For most of the year, Skip Lichtfuss is a husband, father and stockbroker. But every spring, he assumes another role: club lacrosse player.

Lichtfuss, a former all-America midfielder at Washington and Lee University, has been playing club lacrosse for eight years for Baltimore's Mount Washington team. He gives little thought to giving it up, although the game severely limits his spare time.

"When spring comes around, my wife doesn't even know what I look like most of the time, but she's been around the game a long time," he said. "We were married in college and she's been able to make the adjustments over the years. She now looks at lacrosse like it was a poker night for me or a game of golf on Saturday afternoon."

But nobody ever got whacked with a vicious body check on a golf course, a regular occurrence for a lacrosse player. Although it makes no difference to Lichtfuss or any of the assorted teachers, barkeeps and other fanatics who play club lacrosse for nothing more than the love of the game.

There are no television commercials or windfall contracts in club lacrosse, but that doesn't matter to the players who are members of the 160 teams of the United States Club Lacrosse Association.

In Baltimore, where perennial powers like the Mount Washington and Maryland Lacrosse Club teams play on spring weekends, the players attract as much attention from their lacrosse followers as any Oriole or Colt in the summer and fall. The teams play before respectable crowds and the games are frequently fiercely contested, a result of longtime rivalries among the clubs.

"I still feel it's the most exciting game I've ever been involved in," Lichtfuss said. "I love lacrosse even though it doesn't pay me anything. When I stop playing, it's going to be hard walking away from these guys and the smell of the game."

At 29, Lichtfuss is one of the oldest players in the league. Last August, he had a knee operation to help prolong his career. "That operation means I'm still serious about the game. I want to go on but I have to be realistic about it. So when I stop being one of the top nine midfielders on the team, I'll know it's time to stop."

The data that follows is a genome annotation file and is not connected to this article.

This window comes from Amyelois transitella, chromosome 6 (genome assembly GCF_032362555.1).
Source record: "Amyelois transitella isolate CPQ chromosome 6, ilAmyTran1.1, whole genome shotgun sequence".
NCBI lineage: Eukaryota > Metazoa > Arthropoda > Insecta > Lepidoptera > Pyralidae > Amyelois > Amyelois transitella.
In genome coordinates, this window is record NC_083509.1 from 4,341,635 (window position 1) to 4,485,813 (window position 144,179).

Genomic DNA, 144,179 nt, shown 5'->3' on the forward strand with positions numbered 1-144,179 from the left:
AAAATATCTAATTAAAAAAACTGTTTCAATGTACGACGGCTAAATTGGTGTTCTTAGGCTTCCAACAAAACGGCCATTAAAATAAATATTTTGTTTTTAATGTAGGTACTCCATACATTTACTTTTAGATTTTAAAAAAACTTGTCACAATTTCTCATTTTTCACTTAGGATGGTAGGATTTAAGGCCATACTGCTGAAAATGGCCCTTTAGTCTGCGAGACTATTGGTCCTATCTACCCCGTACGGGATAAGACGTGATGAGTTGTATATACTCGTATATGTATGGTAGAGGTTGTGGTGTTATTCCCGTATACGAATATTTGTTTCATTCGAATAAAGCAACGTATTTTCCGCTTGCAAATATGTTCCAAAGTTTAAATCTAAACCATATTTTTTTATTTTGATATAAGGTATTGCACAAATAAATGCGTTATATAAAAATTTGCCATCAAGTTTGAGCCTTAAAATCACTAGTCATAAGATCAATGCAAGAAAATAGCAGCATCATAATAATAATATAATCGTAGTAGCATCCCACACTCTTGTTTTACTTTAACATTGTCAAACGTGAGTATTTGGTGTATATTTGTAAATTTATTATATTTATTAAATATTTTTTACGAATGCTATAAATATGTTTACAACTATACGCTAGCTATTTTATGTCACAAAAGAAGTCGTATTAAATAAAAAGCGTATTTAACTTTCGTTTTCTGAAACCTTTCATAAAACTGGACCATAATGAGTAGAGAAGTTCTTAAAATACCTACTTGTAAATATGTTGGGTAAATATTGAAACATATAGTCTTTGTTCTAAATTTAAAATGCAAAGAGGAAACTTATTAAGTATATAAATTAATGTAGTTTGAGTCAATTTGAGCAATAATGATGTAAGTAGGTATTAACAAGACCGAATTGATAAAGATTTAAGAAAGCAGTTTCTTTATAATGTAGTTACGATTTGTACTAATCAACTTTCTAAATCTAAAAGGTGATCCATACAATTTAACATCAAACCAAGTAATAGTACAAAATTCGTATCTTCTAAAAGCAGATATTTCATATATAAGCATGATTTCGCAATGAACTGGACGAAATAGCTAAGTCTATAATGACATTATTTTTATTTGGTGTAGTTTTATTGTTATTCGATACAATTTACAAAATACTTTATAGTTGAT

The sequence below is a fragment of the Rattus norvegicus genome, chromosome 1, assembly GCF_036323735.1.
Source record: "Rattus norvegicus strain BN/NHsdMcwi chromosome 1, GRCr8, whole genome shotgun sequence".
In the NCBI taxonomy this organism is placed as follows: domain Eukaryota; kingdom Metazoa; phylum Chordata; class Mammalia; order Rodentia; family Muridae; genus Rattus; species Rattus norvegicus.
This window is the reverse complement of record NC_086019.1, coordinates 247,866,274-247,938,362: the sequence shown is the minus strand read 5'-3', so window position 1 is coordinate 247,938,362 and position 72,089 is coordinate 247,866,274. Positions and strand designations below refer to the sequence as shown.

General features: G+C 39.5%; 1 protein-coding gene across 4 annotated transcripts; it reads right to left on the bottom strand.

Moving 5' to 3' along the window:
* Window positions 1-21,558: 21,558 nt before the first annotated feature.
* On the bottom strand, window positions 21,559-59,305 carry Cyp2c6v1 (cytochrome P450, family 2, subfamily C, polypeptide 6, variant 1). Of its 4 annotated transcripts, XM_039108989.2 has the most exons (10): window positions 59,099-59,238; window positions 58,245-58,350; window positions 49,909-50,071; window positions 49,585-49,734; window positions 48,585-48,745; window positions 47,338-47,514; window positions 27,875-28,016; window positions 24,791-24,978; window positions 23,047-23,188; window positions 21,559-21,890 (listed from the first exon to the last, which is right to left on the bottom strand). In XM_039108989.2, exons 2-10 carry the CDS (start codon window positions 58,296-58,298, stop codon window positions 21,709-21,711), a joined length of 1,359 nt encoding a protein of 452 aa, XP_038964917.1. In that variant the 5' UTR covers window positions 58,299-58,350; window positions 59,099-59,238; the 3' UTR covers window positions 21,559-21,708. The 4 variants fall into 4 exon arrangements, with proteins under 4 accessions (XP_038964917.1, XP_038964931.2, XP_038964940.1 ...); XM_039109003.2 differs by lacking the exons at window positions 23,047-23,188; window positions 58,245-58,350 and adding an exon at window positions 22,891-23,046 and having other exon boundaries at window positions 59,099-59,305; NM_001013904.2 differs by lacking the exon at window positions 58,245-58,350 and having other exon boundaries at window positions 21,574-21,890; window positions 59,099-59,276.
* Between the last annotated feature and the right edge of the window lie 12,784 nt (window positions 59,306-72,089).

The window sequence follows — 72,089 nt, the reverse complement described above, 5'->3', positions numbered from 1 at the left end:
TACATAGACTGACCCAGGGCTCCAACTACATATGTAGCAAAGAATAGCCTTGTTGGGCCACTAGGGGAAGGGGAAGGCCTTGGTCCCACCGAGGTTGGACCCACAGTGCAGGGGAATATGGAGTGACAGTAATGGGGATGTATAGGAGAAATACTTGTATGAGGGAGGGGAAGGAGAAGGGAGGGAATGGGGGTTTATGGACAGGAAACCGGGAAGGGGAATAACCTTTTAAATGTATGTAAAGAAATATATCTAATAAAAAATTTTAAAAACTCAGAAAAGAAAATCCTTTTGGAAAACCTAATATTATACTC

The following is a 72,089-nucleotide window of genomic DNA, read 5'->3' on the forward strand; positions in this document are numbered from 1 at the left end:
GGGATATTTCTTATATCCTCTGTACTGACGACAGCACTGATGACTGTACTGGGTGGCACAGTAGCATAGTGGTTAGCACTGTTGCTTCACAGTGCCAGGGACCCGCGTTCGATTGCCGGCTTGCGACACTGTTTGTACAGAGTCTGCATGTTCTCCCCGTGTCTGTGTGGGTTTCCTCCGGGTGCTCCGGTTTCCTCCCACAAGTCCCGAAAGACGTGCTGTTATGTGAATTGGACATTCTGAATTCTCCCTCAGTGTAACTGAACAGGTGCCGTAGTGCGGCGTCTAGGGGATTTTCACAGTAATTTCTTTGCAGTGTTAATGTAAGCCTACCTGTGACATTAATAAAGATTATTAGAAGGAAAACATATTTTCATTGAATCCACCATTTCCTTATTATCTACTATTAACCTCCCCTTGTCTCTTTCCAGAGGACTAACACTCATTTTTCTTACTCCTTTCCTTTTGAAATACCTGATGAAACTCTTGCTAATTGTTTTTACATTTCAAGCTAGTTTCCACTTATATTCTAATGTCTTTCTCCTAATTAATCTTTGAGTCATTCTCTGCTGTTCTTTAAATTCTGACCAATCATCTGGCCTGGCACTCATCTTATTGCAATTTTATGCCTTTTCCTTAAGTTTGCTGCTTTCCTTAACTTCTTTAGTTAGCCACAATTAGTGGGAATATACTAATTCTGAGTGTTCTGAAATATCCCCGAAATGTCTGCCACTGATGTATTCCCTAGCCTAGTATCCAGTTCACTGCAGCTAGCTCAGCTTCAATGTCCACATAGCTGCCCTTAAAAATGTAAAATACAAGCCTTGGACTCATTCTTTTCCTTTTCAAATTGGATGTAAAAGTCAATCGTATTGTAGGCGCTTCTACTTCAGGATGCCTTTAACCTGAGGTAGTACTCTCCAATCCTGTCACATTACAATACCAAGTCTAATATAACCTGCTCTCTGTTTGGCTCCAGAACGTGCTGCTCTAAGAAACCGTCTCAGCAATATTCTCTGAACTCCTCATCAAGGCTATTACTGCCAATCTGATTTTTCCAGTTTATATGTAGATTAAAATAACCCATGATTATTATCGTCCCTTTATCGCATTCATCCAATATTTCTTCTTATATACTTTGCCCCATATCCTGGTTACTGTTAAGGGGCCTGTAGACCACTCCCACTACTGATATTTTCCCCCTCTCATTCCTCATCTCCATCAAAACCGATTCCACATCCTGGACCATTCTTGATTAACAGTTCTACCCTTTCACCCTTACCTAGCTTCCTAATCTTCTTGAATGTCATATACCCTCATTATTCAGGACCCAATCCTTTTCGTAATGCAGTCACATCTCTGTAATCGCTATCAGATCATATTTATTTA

On a team whose players average 24 years old, Lichtfuss knows his days are numbered. When he finally quits the field, he will remain in the game through coaching, officiating or scouting for Jack Emmer, his old coach at W&L.

Michael Federico, a former Johns Hopkins goalie, sat out the 1981 season after finishing his college eligibility. This year, he will be a rookie for Maryland Lacrosse Club.

"One reason to play again is to help bring the club title back to Maryland (Long Island Lacrosse Club won it last year). But my main reason is that I have more time now," said the three-time all-America.

Federico said club lacrosse is quite different from the brand of lacrosse played at Hopkins, a school that has won 36 national championships since 1891.

"In college, it was business and if you didn't perform it was 'see you later.' Now I have time to enjoy the game. Winning makes it more fun but I know if we did our best and still didn't win that's okay, too."

When he was playing for the University of Maryland, Frank Urso was called the greatest midfielder in the history of the game. He was the first four-time all-America since Douglas Turnball of Hopkins in the 1920s.

Urso has lived quite happily without lacrosse for the past five years. He quit in 1977 after playing one year for McGarvey's, deciding to devote full time to his business, a bar on Wisconsin Avenue in Washington.

Urso said he stopped playing club lacrosse because he didn't like the attitude of his teammates.

"Lacrosse is too physical a game to play if no one cares," he said. "I was fed up with the game and the whole club lacrosse scene."

But he ended up missing the game and was lured out of retirement this year to play for Clarke's. Curt Kimball, Clarke's coach while Urso was at Maryland, convinced Urso the team took its lacrosse seriously.

"I could play 10 more years," Urso said. "The enthusiasm is still there. I've seen how the clubs can get and I don't want any part of that. But I think this is a good team I'm with and am looking forward to surprising some people this year."

Before Clarke's first game this year, a 17-11 victory over Hampshire, a fan came down from the stands, slapped Urso on the back and told him the only reason he came to watch that day was to see Urso play again. "Yeah, it made me feel real good," Urso said.